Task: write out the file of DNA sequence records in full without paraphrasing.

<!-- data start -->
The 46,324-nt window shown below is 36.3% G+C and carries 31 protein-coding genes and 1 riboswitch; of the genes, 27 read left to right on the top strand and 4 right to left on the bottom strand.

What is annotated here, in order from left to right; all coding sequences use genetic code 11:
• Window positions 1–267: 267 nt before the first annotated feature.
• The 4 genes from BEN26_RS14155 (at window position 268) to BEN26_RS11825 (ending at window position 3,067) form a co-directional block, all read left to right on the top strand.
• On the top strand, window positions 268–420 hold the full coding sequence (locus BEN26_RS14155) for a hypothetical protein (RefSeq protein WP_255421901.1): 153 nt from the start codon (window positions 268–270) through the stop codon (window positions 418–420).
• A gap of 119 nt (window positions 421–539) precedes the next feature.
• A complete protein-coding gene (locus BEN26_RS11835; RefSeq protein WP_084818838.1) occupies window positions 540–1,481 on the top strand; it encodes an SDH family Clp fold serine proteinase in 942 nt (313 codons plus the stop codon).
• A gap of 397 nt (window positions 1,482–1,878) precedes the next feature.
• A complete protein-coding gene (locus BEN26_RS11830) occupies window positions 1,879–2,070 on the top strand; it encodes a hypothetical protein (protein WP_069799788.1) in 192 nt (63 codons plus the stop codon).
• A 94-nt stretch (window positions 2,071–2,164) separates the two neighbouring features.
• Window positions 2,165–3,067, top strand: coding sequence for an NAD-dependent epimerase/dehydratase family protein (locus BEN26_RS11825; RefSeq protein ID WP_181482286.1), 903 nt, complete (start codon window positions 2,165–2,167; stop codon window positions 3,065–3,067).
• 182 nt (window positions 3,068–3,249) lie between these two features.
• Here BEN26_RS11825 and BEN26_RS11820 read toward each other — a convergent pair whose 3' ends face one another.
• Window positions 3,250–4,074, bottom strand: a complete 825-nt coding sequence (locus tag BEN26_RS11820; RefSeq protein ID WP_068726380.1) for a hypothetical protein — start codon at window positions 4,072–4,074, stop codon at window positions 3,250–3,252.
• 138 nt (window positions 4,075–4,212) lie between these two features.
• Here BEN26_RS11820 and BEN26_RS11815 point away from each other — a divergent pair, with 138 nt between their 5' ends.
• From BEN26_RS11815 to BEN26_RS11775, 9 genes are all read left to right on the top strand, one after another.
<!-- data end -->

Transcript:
The 46,324-nt window shown below is 36.3% G+C and carries 31 protein-coding genes and 1 riboswitch; of the genes, 27 read left to right on the top strand and 4 right to left on the bottom strand.

What is annotated here, in order from left to right; all coding sequences use genetic code 11:
• Window positions 1–267: 267 nt before the first annotated feature.
• The 4 genes from BEN26_RS14155 (at window position 268) to BEN26_RS11825 (ending at window position 3,067) form a co-directional block, all read left to right on the top strand.
• On the top strand, window positions 268–420 hold the full coding sequence (locus BEN26_RS14155) for a hypothetical protein (RefSeq protein WP_255421901.1): 153 nt from the start codon (window positions 268–270) through the stop codon (window positions 418–420).
• A gap of 119 nt (window positions 421–539) precedes the next feature.
• A complete protein-coding gene (locus BEN26_RS11835; RefSeq protein WP_084818838.1) occupies window positions 540–1,481 on the top strand; it encodes an SDH family Clp fold serine proteinase in 942 nt (313 codons plus the stop codon).
• A gap of 397 nt (window positions 1,482–1,878) precedes the next feature.
• A complete protein-coding gene (locus BEN26_RS11830) occupies window positions 1,879–2,070 on the top strand; it encodes a hypothetical protein (protein WP_069799788.1) in 192 nt (63 codons plus the stop codon).
• A 94-nt stretch (window positions 2,071–2,164) separates the two neighbouring features.
• Window positions 2,165–3,067, top strand: coding sequence for an NAD-dependent epimerase/dehydratase family protein (locus BEN26_RS11825; RefSeq protein ID WP_181482286.1), 903 nt, complete (start codon window positions 2,165–2,167; stop codon window positions 3,065–3,067).
• 182 nt (window positions 3,068–3,249) lie between these two features.
• Here BEN26_RS11825 and BEN26_RS11820 read toward each other — a convergent pair whose 3' ends face one another.
• Window positions 3,250–4,074, bottom strand: a complete 825-nt coding sequence (locus tag BEN26_RS11820; RefSeq protein ID WP_068726380.1) for a hypothetical protein — start codon at window positions 4,072–4,074, stop codon at window positions 3,250–3,252.
• 138 nt (window positions 4,075–4,212) lie between these two features.
• Here BEN26_RS11820 and BEN26_RS11815 point away from each other — a divergent pair, with 138 nt between their 5' ends.
• From BEN26_RS11815 to BEN26_RS11775, 9 genes are all read left to right on the top strand, one after another.